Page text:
NEW YORK -- Even legends get nervous.
Especially when they're in a stadium on an ugly gray day, staring across the net at a 17-year-old kid who is punching the air with a fist.
Martina Navratilova kept missing these shots by inches, kept scrambling for room against yet another Maleeva, a 17-year-old named Magdalena. She was double-faulting all these crucial serves, pushing ground strokes across the lines, and on the last point of the match, maybe the last point of her career as a `D contender for Grand Slam titles, she dumped this forehand right into the net.
Her summer was over. Just like that. Thirty-five and out of the U.S. Open in two rounds, headed to Las Vegas like some kind of over-the-hill lounge act.
"Gee, let me see why I could be nervous," Navratilova said. "I mean, figure it out. Do I have to spell it out for you?"
In her 20th Open, Navratilova was sent out by Maleeva, 6-4, 0-6, 6-3, yesterday. It was Navratilova's earliest Open exit since 1976, when she lost in the first round against Janet Newberry.
What is there to look forward to now? A made-for-television match against Jimmy Connors? In a parking lot at Caesars Palace?
For Navratilova, four times an Open champion, this could have been a last stand at Flushing Meadow.
She couldn't have come in any fitter, or better, beating Monica Seles two weeks ago for the Los Angeles title, the 160th of her career.
"The time is running out," Navratilova said. "I don't know how much I have in this head and heart and legs. Don't read this that Martina is quitting. I can see the headlines. You know, I am not. But it is pretty hard to think about next year when you lose in the second round like this."
It was an awful way to go. Double-faulting away the first set point. Running through Maleeva six straight games in the second set. Waiting out a 38-minute rain delay. Losing her serve after going up 40-love to fall behind 2-4 in the final set.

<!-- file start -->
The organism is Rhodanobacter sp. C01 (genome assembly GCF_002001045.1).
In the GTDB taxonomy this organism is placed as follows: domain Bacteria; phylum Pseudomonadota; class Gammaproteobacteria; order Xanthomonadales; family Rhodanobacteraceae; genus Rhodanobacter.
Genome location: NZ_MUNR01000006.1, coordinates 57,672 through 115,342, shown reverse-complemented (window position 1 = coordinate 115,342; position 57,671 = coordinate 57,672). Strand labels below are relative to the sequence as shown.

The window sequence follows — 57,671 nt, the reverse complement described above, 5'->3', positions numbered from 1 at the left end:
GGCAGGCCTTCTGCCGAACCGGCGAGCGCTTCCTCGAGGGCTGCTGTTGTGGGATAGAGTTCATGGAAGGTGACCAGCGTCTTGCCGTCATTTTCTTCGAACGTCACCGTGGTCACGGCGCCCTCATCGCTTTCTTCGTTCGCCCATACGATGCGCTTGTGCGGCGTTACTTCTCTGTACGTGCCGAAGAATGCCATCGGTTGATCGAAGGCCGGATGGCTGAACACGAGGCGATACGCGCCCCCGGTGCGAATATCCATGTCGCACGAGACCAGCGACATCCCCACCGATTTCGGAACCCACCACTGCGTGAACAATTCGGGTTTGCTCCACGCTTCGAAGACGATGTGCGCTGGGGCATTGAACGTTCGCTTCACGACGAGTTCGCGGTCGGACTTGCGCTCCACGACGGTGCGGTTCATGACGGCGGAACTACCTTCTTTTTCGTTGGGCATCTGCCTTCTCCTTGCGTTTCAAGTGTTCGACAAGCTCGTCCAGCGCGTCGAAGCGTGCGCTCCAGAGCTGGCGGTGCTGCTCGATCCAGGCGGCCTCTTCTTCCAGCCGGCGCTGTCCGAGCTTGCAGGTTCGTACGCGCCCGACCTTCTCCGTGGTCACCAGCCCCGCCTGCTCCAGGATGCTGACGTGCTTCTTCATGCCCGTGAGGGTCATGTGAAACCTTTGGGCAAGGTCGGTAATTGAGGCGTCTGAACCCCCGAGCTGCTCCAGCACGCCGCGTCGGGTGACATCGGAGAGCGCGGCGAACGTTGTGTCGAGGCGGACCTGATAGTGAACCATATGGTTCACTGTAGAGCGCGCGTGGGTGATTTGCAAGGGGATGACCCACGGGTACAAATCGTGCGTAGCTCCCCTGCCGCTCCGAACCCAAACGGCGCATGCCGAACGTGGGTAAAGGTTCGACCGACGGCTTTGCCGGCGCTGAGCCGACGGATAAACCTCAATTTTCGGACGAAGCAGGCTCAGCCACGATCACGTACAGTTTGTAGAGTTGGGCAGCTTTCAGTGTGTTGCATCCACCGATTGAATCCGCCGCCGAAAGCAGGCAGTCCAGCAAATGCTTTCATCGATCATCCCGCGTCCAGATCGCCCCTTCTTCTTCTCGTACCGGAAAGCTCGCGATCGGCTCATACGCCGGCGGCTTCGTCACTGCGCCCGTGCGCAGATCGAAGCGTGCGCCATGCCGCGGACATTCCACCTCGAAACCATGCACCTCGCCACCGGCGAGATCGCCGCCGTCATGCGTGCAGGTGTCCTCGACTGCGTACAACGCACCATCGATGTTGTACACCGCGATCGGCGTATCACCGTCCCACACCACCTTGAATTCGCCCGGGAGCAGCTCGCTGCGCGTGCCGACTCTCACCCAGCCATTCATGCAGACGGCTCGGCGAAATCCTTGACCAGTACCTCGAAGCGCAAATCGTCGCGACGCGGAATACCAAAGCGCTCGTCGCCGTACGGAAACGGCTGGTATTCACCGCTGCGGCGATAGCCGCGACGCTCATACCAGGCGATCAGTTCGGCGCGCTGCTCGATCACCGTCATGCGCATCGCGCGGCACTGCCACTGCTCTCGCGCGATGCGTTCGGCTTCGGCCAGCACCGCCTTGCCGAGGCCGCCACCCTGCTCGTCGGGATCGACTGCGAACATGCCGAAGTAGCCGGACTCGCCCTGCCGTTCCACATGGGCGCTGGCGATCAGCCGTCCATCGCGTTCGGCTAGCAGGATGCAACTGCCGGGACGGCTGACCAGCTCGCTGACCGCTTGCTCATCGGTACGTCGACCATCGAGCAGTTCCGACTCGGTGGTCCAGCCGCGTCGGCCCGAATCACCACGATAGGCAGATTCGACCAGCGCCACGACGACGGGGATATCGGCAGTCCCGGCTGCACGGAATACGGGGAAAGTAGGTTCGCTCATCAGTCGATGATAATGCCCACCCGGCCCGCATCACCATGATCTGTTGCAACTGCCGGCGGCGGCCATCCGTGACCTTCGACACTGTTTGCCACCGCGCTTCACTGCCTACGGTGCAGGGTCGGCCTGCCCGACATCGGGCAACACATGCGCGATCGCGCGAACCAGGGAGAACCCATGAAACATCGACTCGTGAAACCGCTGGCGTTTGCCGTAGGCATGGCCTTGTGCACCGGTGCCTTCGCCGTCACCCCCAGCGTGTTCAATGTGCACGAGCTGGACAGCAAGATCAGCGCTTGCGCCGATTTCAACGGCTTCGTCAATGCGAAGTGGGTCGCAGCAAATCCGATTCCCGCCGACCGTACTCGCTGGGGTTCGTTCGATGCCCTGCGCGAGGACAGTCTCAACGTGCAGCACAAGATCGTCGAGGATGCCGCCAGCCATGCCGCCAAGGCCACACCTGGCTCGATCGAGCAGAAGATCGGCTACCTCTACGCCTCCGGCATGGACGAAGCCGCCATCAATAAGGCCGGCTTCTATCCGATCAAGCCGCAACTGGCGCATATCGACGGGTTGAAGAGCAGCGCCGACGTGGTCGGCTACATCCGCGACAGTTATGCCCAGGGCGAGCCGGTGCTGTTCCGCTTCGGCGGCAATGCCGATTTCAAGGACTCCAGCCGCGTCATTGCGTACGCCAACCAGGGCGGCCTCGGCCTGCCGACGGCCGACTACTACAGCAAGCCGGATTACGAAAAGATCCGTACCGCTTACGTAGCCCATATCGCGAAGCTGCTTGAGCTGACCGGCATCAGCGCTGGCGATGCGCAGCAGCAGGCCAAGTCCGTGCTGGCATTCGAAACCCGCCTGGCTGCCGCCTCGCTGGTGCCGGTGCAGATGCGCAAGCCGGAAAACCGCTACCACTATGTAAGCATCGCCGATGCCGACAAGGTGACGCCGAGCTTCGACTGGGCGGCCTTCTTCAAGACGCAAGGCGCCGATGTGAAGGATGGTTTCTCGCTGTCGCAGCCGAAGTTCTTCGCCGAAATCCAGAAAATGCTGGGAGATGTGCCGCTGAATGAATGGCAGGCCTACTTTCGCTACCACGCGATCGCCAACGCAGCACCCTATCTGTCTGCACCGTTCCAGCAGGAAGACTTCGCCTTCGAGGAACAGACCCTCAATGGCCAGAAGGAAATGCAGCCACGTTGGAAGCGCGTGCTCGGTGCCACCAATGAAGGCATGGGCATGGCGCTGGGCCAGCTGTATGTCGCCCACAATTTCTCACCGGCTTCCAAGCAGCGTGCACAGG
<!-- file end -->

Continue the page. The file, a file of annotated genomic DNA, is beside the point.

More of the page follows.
"I just didn't close the door when I had the opportunities," Navratilova said. "And God knows, I had the opportunities."
Navratilova has done this before. Against other Maleevas, no less. She lost to Manuela at the Open two years ago. She has lost to Katerina, too. She even played the matriarch of the Maleeva family, Yulia Berberian. But that was in 1970 in Sofia, Bulgaria.
"I guess I will be one of the few players that has lost to all of them, at least once anyway," Navratilova said. "But I never lost to the mother. I didn't beat her badly. She managed to have three daughters after that."
Seems Berberian is a mother-figure on the tour. Moments after her daughter won the match, she was in the nursery near the player's lounge, baby-sitting Guy Forget's son, Matthew.
While Matthew hugged her, Berberian recalled her one match against Navratilova.
"She was 14 and I was 26," she said. "And at that age, 14, she was the most awesome player you could imagine, doing everything with the ball. She was a tall girl. Very skinny. And at that time, she had a boyish build."
Berberian said she never imagined she would raise daughters to beat Navratilova.
For the Maleevas, just getting out of Bulgaria, one of the most repressive countries in the old eastern bloc, was a triumph.
Manuela and Katerina were always so emotional in their matches that Pam Shriver called them "The Boo-Hoo Sisters." But Magdalena is different. She's tougher. Quieter.
"Oh, I hope Maggie is the best," Berberian said.
"When the other two went on the tour, it was like going on the moon. Manuela was one of the first Bulgarians to be let out of the country. But Maggie started traveling at 5 or 6. She is used to this."
But little could prepare her for the pressure of yesterday's match. The crowd roared between serves.
Navratilova kept trying to apply pressure. But in the end, the teen-ager, the player with little to lose, was stronger, while the veteran was brittle.
"Of course you have to believe you can win," Manuela Maleeva said. "I was thinking that maybe Martina was thinking, 'Not another Maleeva.' "
The Maleevas are still alive at this Open, the three sisters tucked in one bracket of the draw. Manuela Maleeva-Fragniere, the No. 9 seed, defeated Louise Allen, 6-4, 6-2. Katerina Maleeva, No. 15, defeated Dominique Monami, 6-3, 6-4.
Katerina and Magdalena could meet in the round of 16, the winner to play Manuela in the quarterfinals.
L "It is very hard when they play each other," Berberian said.
At least they're still playing. For Navratilova, another Open has come and gone, another Grand Slam singles title has slipped from her grasp.
Once she talked of matching Connors and playing on until 40. And now?
"That seems like a lifetime away," she said.
"I am planning on playing next year. I am planning on playing the rest of this year. That is about all I can tell you right now."
Just keep her away from those Maleeva sisters.